In Texas, the reason for termination of employment – whether it was for cause, without cause, a layoff, a reduction in force, or any other reason – does not affect the enforceability of a non-compete agreement. Therefore, employers should not assume that non-competition agreements are no longer enforceable and must carefully approach enforcement of such agreements against departing employees as well as the hiring of new employees who may be still bound by non-competition agreements with their former employers.
Rocketlawyer.com has recently been advertising “free non-compete agreements” online. In fact, it is the very first advertisement that pops-up when you google “non-compete agreements.” So,
In Texas, non-compete agreements that relate to the practice of medicine must meet certain statutory requirements in addition to the consideration and reasonableness conditions discussed here.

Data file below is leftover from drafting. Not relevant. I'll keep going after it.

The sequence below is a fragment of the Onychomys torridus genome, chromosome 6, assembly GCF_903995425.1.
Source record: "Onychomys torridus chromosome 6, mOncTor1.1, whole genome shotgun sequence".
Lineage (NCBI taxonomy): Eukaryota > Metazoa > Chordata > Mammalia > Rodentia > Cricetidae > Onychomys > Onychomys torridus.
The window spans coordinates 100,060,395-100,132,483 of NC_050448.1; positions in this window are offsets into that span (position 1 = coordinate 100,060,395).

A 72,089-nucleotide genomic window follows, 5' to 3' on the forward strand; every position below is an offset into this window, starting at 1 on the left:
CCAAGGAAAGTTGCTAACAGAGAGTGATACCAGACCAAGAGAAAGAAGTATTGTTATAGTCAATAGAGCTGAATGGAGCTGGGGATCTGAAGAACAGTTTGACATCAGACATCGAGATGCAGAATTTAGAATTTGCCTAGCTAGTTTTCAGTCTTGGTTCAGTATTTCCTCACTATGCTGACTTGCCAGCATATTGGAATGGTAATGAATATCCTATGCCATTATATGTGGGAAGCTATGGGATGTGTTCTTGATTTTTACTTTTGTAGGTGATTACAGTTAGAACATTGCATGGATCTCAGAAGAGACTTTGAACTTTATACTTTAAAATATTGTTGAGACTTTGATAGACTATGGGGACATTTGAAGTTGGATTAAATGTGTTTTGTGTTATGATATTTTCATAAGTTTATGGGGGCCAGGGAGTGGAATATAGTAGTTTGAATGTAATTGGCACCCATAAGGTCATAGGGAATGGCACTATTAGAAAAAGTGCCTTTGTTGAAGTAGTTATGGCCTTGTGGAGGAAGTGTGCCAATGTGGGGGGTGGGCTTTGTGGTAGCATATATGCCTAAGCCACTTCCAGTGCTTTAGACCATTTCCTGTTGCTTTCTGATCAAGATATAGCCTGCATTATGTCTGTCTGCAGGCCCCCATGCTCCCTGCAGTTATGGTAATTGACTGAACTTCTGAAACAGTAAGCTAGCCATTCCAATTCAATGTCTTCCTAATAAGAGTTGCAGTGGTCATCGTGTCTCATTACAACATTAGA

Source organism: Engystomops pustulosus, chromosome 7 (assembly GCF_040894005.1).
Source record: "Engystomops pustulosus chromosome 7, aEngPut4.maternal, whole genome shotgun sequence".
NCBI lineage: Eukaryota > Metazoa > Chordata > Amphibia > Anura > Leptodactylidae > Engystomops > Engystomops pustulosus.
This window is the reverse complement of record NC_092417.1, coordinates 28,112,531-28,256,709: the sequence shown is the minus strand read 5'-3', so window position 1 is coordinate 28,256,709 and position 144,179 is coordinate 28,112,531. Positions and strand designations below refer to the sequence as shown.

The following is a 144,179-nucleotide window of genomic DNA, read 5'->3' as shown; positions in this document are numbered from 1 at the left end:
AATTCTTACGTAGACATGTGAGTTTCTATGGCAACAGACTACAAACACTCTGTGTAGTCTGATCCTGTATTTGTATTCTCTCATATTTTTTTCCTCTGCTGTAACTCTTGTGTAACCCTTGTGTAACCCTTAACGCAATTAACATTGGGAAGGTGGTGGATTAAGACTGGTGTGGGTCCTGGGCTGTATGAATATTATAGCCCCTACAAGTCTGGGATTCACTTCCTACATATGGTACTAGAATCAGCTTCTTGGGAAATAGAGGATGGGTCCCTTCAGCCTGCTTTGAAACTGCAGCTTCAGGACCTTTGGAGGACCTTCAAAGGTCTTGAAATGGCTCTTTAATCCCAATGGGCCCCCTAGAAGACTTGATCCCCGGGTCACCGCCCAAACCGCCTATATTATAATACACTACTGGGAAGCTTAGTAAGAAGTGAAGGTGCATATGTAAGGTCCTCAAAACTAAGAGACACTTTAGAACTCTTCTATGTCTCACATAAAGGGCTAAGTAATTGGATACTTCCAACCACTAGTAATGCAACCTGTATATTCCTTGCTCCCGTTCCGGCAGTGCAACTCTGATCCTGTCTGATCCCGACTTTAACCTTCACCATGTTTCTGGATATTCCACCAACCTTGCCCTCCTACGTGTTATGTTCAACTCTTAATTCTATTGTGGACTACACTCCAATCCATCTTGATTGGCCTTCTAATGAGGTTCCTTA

For a non-compete agreement to be enforceable, an employer must give an employee something of value in exchange for his or her promise not to
Last week, a federal court in Texas refused to enforce a company’s non-compete agreement against four key employees who started a competing business because the agreement was missing a key term – the end date. The above situation can be avoided through simple practice of: (1) knowing what is in the company non-compete agreements; (2) making sure all the key provisions required by the relevant statutes are included; and (3) periodically updating non-compete agreements so that they are compliant with the relevant state law.
A good non-solicitation and confidentiality agreement, combined with other key provisions, and smart business practices, can deter client poaching and preserve the relationship between the salon and its clients even in the face of its employees’ departure.